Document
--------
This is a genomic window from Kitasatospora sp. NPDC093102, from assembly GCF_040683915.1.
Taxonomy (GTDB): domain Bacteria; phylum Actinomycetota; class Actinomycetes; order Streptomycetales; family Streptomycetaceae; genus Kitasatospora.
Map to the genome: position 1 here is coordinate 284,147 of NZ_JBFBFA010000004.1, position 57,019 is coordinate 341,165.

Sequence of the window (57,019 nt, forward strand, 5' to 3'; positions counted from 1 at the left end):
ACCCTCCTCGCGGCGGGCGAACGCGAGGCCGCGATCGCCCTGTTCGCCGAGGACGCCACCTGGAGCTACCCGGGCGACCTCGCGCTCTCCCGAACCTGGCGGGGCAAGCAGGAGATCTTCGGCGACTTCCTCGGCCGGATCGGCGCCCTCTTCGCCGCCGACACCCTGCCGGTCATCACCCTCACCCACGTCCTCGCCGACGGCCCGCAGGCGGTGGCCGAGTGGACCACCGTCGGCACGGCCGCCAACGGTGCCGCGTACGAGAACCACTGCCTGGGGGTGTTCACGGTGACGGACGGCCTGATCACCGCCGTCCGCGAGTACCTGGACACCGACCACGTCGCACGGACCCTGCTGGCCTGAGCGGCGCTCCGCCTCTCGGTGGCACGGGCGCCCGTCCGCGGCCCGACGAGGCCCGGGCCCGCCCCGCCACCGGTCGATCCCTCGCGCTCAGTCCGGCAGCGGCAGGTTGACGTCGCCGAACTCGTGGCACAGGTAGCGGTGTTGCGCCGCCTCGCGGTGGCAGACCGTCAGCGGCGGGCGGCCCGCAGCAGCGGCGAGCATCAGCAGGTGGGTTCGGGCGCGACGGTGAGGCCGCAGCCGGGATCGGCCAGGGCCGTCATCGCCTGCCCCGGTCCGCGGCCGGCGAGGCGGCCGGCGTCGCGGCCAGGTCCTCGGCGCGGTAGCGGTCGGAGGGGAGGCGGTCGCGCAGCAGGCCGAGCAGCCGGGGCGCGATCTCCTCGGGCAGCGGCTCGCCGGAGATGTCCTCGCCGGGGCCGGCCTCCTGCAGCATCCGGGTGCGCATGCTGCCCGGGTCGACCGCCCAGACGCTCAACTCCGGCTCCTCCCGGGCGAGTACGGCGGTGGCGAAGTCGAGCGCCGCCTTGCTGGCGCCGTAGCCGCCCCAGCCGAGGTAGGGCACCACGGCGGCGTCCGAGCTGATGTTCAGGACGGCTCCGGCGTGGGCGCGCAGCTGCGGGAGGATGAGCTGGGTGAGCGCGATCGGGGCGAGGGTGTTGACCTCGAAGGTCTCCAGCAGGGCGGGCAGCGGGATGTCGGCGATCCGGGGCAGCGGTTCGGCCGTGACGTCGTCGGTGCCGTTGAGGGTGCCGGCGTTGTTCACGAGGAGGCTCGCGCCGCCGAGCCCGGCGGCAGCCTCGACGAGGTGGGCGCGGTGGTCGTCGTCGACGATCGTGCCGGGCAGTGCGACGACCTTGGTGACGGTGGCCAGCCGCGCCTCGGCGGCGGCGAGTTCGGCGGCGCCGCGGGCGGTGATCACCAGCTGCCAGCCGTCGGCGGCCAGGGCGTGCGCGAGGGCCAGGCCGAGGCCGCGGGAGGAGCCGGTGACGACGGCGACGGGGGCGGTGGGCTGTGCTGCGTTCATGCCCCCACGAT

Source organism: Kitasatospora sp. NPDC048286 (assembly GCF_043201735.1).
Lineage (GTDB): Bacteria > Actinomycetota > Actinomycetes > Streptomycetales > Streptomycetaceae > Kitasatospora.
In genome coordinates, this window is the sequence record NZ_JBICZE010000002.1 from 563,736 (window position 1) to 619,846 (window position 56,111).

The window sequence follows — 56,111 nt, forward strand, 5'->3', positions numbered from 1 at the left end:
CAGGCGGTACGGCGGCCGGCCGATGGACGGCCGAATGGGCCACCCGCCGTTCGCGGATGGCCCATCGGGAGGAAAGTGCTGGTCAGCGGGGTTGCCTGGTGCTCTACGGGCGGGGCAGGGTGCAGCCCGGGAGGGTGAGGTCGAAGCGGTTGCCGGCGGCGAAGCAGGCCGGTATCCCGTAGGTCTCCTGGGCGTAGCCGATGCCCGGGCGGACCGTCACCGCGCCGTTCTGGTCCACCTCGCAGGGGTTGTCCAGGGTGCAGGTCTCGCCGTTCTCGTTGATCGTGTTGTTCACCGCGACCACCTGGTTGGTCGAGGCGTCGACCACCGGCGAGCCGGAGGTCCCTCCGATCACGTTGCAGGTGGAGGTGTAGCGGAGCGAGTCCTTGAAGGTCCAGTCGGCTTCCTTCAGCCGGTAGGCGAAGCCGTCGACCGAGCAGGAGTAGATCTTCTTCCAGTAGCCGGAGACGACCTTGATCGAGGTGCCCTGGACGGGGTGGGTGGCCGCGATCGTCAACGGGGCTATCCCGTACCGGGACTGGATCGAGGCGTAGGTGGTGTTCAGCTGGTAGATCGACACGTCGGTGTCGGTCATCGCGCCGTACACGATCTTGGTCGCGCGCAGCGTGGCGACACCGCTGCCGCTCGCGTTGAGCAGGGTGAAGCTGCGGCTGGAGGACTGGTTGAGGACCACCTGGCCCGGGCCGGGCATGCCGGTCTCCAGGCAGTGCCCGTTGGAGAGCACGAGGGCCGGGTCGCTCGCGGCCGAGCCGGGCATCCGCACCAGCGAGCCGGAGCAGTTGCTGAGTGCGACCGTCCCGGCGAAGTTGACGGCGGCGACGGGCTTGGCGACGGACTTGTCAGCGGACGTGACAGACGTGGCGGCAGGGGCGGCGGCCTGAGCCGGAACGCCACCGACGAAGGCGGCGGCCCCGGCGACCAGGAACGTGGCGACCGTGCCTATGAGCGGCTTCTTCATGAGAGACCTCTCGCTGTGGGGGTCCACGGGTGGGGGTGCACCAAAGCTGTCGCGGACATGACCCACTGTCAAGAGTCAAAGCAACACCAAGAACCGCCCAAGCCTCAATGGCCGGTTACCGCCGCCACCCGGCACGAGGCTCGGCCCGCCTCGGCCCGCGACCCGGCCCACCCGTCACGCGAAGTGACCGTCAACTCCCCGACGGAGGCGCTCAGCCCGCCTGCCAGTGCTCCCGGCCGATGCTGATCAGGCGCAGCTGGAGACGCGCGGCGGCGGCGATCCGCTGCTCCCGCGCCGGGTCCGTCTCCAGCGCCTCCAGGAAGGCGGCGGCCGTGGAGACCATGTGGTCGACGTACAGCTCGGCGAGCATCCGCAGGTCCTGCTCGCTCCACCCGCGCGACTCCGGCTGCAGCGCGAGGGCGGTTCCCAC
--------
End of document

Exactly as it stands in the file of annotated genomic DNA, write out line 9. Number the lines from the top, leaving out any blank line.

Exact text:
The window sequence follows — 56,111 nt, forward strand, 5'->3', positions numbered from 1 at the left end: